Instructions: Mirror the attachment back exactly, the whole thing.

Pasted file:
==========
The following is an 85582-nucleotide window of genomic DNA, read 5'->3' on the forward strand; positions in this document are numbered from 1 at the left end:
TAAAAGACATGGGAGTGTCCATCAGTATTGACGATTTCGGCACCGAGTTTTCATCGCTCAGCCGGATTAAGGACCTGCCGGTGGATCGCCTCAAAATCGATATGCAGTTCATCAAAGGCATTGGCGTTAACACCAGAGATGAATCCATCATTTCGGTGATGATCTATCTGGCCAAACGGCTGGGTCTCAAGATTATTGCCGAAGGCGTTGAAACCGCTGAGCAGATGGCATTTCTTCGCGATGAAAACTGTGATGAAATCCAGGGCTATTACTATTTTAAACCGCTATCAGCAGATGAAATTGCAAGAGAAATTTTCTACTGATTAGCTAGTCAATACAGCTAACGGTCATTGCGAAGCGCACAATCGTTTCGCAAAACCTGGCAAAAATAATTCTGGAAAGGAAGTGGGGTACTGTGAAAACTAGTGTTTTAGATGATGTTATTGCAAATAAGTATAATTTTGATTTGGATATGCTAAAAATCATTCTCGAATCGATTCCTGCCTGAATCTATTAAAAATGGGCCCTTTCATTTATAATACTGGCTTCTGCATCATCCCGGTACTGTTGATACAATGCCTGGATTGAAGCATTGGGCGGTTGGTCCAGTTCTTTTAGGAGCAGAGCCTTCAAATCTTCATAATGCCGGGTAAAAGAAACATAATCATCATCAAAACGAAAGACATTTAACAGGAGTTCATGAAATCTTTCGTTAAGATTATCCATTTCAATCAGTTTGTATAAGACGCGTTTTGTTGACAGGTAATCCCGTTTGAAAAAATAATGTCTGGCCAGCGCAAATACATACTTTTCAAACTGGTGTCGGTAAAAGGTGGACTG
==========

The following is an 85582-nucleotide window of genomic DNA, read 5'->3' on the forward strand; positions in this document are numbered from 1 at the left end:
TAAAAGACATGGGAGTGTCCATCAGTATTGACGATTTCGGCACCGAGTTTTCATCGCTCAGCCGGATTAAGGACCTGCCGGTGGATCGCCTCAAAATCGATATGCAGTTCATCAAAGGCATTGGCGTTAACACCAGAGATGAATCCATCATTTCGGTGATGATCTATCTGGCCAAACGGCTGGGTCTCAAGATTATTGCCGAAGGCGTTGAAACCGCTGAGCAGATGGCATTTCTTCGCGATGAAAACTGTGATGAAATCCAGGGCTATTACTATTTTAAACCGCTATCAGCAGATGAAATTGCAAGAGAAATTTTCTACTGATTAGCTAGTCAATACAGCTAACGGTCATTGCGAAGCGCACAATCGTTTCGCAAAACCTGGCAAAAATAATTCTGGAAAGGAAGTGGGGTACTGTGAAAACTAGTGTTTTAGATGATGTTATTGCAAATAAGTATAATTTTGATTTGGATATGCTAAAAATCATTCTCGAATCGATTCCTGCCTGAATCTATTAAAAATGGGCCCTTTCATTTATAATACTGGCTTCTGCATCATCCCGGTACTGTTGATACAATGCCTGGATTGAAGCATTGGGCGGTTGGTCCAGTTCTTTTAGGAGCAGAGCCTTCAAATCTTCATAATGCCGGGTAAAAGAAACATAATCATCATCAAAACGAAAGACATTTAACAGGAGTTCATGAAATCTTTCGTTAAGATTATCCATTTCAATCAGTTTGTATAAGACGCGTTTTGTTGACAGGTAATCCCGTTTGAAAAAATAATGTCTGGCCAGCGCAAATACATACTTTTCAAACTGGTGTCGGTAAAAGGTGGACTG